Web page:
Figure 9.4 Comparative Income Statements for Billie’s Watercraft Warehouse for the Years 2016, 2017, and 2018. (attribution: Copyright Rice University, OpenStax, under CC BY-NC-SA 4.0 license)
Figure 9.5 Comparative Income Statements for Billie’s Watercraft Warehouse for the Years 2016, 2017, and 2018. (attribution: Copyright Rice University, OpenStax, under CC BY-NC-SA 4.0 license)
Comparison of Ratios: Industry Competitor to BWW
|Year||Accounts Receivable Turnover Ratio||Number of Days’ Sales in Receivables Ratio|
|2016||4.89 times||80 days|
|2017||4.92 times||79.23 days|
|2018||5.25 times||76.44 days|
Table9.1 Industry Competitor Ratios for the years 2016, 2017, and 2018.
You are an investor looking to contribute financially to either Company A or Company B. The following select financial information follows.
Based on the information provided:
- Compute the accounts receivable turnover ratio
- Compute the number of days’ sales in receivables ratio for both Company A and Company B (round all answers to two decimal places)
- Interpret the outcomes, stating which company you would invest in and why
Company A: ART = 8.46 times, Days’ Sales = 43.14 days, Company B: ART = 6.13 times, Days’ Sales = 59.54 days. Upon initial review of this limited information, Company A seems to be the better choice, since their turnover ratio is higher and the collection time is lower with 43.14 days. One might want more information on trends for each company with these ratios and a comparison to others in the same industry. More information is needed before making an informed decision.
Accounts Receivable Turnover Ratio
The ratio to determine accounts receivable turnover is as follows.
Net credit sales are sales made on credit only; cash sales are not included because they do not produce receivables. However, many companies do not report credit sales separate from cash sales, so “net sales” may be substituted for “net credit sales” in this case. Beginning and ending accounts receivable refer to the beginning and ending balances in accounts receivable for the period. The beginning accounts receivable balance is the same figure as the ending accounts receivable balance from the prior period.
Use this formula to compute BWW’s accounts receivable turnover for 2017 and 2018.
The accounts receivable turnover ratio for 2017 is 5 × ($400,000/$80,000). Net credit sales for 2017 are $400,000, so
Average accounts receivable=($70,000+$90,000)/2=$80,000
The accounts receivable turnover ratio for 2018 is 5.14 times (rounded to two decimal places). Net credit sales for 2018 are $450,000, so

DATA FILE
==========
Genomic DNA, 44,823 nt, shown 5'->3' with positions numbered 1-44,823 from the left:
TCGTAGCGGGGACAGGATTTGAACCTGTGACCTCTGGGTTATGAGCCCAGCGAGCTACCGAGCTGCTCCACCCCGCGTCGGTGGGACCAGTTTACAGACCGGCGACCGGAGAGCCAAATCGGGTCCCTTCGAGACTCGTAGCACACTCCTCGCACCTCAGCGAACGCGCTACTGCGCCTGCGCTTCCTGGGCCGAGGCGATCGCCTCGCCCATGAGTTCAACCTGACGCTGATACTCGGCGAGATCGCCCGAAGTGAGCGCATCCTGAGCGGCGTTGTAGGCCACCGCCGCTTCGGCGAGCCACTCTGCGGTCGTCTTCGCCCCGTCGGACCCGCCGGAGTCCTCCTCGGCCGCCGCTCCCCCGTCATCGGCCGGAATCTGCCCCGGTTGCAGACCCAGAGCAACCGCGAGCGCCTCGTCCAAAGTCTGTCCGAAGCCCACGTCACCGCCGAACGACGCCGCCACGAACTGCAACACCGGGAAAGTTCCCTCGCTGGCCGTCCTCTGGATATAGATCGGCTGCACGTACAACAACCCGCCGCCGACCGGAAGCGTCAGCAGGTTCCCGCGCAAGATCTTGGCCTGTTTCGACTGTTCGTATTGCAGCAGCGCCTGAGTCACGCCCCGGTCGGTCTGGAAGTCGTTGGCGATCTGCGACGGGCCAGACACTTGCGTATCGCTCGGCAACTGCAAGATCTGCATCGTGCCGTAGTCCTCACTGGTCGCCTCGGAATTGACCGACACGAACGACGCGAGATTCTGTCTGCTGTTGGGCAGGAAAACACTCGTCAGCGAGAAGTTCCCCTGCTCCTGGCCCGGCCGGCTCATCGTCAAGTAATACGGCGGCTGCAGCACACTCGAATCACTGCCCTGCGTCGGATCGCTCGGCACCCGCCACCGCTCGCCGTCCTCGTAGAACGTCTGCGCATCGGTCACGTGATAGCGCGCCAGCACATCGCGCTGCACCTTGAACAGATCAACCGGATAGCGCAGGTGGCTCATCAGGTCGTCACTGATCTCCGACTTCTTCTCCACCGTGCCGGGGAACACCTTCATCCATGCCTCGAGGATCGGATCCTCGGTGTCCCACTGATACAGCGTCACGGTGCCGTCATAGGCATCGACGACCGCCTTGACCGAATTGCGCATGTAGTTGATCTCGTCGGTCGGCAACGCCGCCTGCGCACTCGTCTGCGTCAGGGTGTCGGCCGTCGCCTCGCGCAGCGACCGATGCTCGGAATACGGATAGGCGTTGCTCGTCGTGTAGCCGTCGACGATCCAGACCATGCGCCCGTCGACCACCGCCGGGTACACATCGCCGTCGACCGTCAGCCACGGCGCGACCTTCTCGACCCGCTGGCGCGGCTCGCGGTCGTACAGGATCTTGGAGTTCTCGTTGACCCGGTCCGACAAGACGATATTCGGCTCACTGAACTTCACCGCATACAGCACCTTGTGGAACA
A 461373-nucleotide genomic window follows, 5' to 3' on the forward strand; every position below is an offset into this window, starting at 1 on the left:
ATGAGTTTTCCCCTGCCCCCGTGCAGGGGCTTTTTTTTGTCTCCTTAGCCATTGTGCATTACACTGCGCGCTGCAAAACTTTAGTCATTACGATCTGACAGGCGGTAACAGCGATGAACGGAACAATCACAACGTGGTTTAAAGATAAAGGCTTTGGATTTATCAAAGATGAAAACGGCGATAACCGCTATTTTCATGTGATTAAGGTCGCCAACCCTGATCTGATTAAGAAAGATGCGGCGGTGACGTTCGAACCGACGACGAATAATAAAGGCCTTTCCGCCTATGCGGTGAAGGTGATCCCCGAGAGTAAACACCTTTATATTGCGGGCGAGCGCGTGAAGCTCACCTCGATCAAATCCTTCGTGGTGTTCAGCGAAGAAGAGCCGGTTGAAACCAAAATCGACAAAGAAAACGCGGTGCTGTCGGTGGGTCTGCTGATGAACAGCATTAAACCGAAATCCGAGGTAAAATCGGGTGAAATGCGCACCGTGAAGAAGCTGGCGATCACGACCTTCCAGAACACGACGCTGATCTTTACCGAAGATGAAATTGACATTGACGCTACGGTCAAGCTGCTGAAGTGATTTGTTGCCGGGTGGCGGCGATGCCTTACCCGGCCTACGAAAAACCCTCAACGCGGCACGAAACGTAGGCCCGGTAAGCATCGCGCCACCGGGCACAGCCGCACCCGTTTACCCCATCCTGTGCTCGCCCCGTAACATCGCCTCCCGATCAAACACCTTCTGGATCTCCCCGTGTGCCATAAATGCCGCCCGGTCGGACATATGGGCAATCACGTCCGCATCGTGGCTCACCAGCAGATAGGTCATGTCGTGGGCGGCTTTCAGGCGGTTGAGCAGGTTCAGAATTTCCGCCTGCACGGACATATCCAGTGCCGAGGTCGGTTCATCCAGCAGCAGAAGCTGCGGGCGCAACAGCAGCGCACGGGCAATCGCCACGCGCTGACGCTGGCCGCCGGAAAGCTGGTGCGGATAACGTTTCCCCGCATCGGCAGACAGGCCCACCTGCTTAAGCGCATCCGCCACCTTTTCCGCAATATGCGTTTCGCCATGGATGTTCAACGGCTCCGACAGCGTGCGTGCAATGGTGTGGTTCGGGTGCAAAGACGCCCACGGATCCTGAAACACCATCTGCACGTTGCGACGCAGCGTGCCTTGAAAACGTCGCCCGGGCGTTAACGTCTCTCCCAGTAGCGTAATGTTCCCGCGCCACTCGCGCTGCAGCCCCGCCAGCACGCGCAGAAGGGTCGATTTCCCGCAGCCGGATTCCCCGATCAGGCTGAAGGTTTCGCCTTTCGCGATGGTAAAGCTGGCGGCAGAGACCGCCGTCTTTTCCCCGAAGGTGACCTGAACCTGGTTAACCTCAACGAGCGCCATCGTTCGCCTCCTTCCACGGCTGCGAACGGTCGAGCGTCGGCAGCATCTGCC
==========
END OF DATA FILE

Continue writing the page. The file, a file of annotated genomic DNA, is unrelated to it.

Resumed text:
Average accounts receivable=($90,000+$85,000)/2=$87,500
The outcome for 2017 means that the company turns over receivables (converts receivables into cash) 5 times during the year. The outcome for 2018 shows that BWW converts cash at a quicker rate of 5.14 times. There is a trend increase from 2017 to 2018. BWW sells various watercraft. These products tend to have a higher sales price, making a customer more likely to pay with credit. This can also increase the length of debt repayment. Comparing to another company in the industry, BWW’s turnover rate is standard. To increase the turnover rate, BWW can consider extending credit to more customers who the company has determined will pay on a quicker basis or schedule, or BWW can more aggressively pursue the outstanding debt from current customers.
Number of Days’ Sales in Receivables Ratio
The ratio to determine number of days’ sales in receivables is as follows.
The numerator is 365, the number of days in the year. Because the accounts receivable turnover ratio determines an average accounts receivable figure, the outcome for the days’ sales in receivables is also an average number. Using this formula, compute BWW’s number of days’ sales in receivables ratio for 2017 and 2018.
The ratio for 2017 is 73 days (365/5), and for 2018 is 71.01 days (365/5.14), rounded. This means it takes 73 days in 2017 and 71.01 days in 2018 to complete the collection cycle, which is a decrease from 2017 to 2018. A downward trend is a positive for the company, and BWW outperforms the competition slightly. This is good because BWW can use the cash toward other business expenditures, or the downward trend could signal that the company needs to loosen credit terms or more aggressively collect outstanding accounts.
Looking at both ratios, BWW seems well positioned within the industry, and a potential investor or lender may be more apt to contribute financially to the organization with this continued positive trend.